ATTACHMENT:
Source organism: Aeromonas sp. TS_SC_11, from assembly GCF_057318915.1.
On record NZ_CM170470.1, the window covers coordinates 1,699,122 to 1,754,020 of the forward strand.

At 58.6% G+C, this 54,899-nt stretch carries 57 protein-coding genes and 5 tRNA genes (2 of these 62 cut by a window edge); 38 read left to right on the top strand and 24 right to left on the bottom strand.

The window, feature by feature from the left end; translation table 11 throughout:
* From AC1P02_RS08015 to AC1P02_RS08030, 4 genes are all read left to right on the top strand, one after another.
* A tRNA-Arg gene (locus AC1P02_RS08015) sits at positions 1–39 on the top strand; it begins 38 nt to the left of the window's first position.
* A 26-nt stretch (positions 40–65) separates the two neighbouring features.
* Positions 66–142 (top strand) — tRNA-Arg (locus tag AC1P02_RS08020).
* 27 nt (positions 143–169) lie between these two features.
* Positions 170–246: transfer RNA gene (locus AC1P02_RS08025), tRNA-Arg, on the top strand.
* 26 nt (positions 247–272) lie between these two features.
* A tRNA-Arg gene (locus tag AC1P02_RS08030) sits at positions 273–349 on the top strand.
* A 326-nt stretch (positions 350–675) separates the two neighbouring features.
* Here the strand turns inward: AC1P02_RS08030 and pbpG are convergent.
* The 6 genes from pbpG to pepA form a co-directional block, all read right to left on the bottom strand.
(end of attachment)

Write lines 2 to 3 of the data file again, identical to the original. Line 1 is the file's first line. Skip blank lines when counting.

On record NZ_CM170470.1, the window covers coordinates 1,699,122 to 1,754,020 of the forward strand.

At 58.6% G+C, this 54,899-nt stretch carries 57 protein-coding genes and 5 tRNA genes (2 of these 62 cut by a window edge); 38 read left to right on the top strand and 24 right to left on the bottom strand.